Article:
South Korean prosecutors investigating the collapse of Terra-Luna are mulling another request for the issuance of an arrest warrant for Terraform Labs Pte. Ltd., cofounder Daniel Shin and seven others, after the local court dismissed an initial request last Friday.
“It is difficult to accept that the [court] dismissed the warrant to guarantee the rights of suspects who took astronomical amounts of profits while acknowledging the heavy burden of the crime against innocent investors,” Choi Sung-kook, prosecutor at Seoul Southern District Prosecutors’ Office told Forkast via text message.
On Dec. 2, Seoul Southern District Court’s presiding judge of warrants Hong Jin-pyo reviewed the arrest warrant on eight Terra associates that the prosecutors requested on Nov. 29.
Hong dismissed the request the next day, reportedly because he deemed the accused to be at low risk of fleeing or destroying evidence in light of their cooperation with the investigation so far.
Prosecutors will examine the rationale behind the dismissal and determine whether to request the warrant again, Choi told Forkast.
South Korean prosecutors want to charge Shin and seven other early investors and former engineers of Terra with fraud, violation of the Capital Markets Act and the Electronic Financial Transactions Act, and breach of duty.
Prosecutors accuse Shin of making illegitimate profits of over 140 billion Korean won (US$106 million) through the LUNA cryptocurrency, promoting the Terra stablecoin as a payment method despite multiple warnings from regulators, and misusing users’ private information of Chai Corporation to promote Terra-Luna. Shin founded and served as CEO of payments tech firm Chai from 2019, but reportedly stepped down earlier this year.
Shin has denied such allegations, saying he sold over 70% of his Luna holdings before the price surge, and still held a significant amount of LUNA during the collapse in May. He also claims that the financial authorities have never expressed their disapproval for incorporating crypto in e-commerce payments.
Terraform Labs has repeatedly stated that South Korea’s investigation on Terra-Luna has become highly politicized, and claims the accusations are baseless.
“The Seoul Southern District Court’s ruling on Dec. 3 to reject South Korean prosecutors’ [arrest] warrant requests for former Terraform Labs employees once again illustrates the unfounded nature of the prosecutors’ claims,” a Terraform Labs spokesperson told Forkast via email on Monday.
Terraform Labs cofounder and CEO Do Kwon, whose real name is Kwon Do-hyung, also shared the news report of the court decision on his official Twitter account. “Strike 2”, he wrote with a thumb-up emoji, in apparent reference to the difficulty that South Korean prosecutors have encountered in obtaining their arrest warrant on Terra associates.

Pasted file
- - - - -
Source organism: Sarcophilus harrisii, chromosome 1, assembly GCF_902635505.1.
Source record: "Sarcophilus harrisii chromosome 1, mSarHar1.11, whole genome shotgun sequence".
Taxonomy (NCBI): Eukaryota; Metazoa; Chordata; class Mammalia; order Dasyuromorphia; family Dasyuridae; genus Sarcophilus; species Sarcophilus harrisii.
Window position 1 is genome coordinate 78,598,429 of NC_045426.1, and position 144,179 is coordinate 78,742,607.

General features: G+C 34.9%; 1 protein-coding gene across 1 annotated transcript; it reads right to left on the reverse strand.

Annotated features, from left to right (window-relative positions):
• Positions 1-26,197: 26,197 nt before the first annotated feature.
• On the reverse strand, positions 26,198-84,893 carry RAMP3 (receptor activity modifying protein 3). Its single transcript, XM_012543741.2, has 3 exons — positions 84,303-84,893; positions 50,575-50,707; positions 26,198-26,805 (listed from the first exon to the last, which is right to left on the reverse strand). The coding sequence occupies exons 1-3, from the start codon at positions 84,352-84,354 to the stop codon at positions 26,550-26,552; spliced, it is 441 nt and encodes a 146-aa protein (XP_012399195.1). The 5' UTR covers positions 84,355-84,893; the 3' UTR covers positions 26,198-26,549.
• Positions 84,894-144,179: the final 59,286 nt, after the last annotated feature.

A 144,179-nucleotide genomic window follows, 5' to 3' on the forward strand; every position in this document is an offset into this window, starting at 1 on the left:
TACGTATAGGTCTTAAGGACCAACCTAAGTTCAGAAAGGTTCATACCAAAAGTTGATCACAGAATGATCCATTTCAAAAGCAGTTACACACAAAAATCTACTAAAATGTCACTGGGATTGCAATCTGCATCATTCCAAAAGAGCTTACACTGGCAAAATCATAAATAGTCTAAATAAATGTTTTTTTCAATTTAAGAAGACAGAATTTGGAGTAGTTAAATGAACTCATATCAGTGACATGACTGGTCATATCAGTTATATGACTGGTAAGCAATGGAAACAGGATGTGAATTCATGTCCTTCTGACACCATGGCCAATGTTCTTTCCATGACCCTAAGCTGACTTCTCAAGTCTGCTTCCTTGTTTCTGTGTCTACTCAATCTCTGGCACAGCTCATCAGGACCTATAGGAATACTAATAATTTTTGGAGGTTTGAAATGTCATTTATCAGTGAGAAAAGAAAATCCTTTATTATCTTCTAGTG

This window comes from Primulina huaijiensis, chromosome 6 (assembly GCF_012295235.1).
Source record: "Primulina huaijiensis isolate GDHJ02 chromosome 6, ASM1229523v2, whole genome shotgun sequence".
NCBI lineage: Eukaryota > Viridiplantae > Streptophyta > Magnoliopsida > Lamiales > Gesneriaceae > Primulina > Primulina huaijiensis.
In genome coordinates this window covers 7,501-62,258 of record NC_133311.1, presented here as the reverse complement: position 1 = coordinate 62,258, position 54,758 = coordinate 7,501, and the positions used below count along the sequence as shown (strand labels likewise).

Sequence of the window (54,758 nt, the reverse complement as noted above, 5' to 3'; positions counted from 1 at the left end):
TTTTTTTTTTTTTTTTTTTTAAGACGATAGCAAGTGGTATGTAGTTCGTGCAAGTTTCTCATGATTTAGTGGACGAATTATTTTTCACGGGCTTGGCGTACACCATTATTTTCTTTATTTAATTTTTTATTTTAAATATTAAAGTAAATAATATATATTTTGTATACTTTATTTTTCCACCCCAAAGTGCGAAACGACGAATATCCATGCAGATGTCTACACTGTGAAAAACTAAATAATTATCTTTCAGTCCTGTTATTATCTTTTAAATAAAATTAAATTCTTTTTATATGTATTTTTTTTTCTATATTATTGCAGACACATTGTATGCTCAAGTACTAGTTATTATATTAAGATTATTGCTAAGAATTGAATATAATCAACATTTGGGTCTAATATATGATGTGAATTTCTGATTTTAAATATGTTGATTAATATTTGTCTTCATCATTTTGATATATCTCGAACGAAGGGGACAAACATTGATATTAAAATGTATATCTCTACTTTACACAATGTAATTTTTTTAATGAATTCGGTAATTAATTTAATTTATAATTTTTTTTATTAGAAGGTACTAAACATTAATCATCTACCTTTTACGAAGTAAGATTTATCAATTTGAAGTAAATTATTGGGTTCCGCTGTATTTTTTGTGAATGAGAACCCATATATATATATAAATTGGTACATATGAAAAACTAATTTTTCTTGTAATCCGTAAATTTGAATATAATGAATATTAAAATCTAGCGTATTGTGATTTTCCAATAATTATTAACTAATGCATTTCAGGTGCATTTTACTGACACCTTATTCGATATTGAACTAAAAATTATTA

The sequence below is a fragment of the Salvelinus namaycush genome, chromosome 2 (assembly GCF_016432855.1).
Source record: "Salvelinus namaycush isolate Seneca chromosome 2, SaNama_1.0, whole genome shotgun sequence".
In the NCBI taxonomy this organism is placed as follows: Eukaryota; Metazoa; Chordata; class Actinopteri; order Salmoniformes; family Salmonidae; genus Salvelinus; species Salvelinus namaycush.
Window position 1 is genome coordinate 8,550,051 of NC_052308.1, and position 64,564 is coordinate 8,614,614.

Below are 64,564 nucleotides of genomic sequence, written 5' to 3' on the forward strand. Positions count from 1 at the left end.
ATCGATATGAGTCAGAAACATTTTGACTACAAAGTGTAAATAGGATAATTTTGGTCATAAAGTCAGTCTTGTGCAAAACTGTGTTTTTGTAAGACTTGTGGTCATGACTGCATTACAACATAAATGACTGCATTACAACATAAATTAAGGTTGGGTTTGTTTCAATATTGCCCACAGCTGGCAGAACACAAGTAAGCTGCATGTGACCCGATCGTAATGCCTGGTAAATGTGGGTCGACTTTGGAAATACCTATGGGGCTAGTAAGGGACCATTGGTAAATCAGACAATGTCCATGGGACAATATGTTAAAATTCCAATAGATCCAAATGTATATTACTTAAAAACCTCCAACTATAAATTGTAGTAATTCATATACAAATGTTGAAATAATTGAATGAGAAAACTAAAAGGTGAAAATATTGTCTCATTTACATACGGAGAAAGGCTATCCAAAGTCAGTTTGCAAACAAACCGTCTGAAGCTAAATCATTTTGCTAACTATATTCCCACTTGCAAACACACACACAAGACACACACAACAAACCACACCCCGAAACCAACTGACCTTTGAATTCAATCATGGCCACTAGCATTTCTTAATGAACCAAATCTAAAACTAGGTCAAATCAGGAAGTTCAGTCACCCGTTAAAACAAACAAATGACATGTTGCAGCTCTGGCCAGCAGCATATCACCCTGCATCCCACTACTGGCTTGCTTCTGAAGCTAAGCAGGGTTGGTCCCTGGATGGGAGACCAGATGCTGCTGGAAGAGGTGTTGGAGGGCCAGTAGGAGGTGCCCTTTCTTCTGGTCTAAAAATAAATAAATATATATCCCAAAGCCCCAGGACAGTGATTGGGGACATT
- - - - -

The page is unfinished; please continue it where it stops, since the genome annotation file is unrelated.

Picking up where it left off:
In October, the prosecutors arrested Terraform Labs’ head of general affairs Yoo (full name not revealed) for allegedly using bot programming to manipulate the market price of Luna cryptocurrency. But Yoo was released the next day as Judge Hong dismissed the prosecutors’ warrant to investigate him in custody.
Prosecutors began investigating Terraform Labs and its associates in May after five South Korean investors filed a complaint against cofounders Shin and Kwon.
Initial charges centered around fraud but prosecutors have added the alleged violation of the Capital Markets Act, after deciding that Terra’s Luna cryptocurrency was an unauthorized investment security.
Despite various efforts to locate and bring Do Kwon back to South Korea – including an arrest warrant, an Interpol “red notice” and nullifying his Korean passport – the Terraform Labs CEO’s exact location remains unknown.
Local prosecutors declined to comment on the progress of Kwon’s arrest but previously confirmed with Forkast that he has moved from his residence in Singapore to an unspecified country in Europe via Dubai.
Kwon, however, states that he is making “zero efforts to hide” and is willing to cooperate with any government agency that wants to communicate.
Terra’s algorithmic stablecoin and Luna cryptocurrency, which was created to maintain the U.S. dollar peg of the stablecoin, fell into a death spiral as the dollar alternative started to lose its peg on May 7. In less than a week, Luna’s price plunged from around US$80 to a few cents, resulting in losses for hundreds of thousands of investors worldwide. South Korean authorities estimate that over 280,000 investors were affected.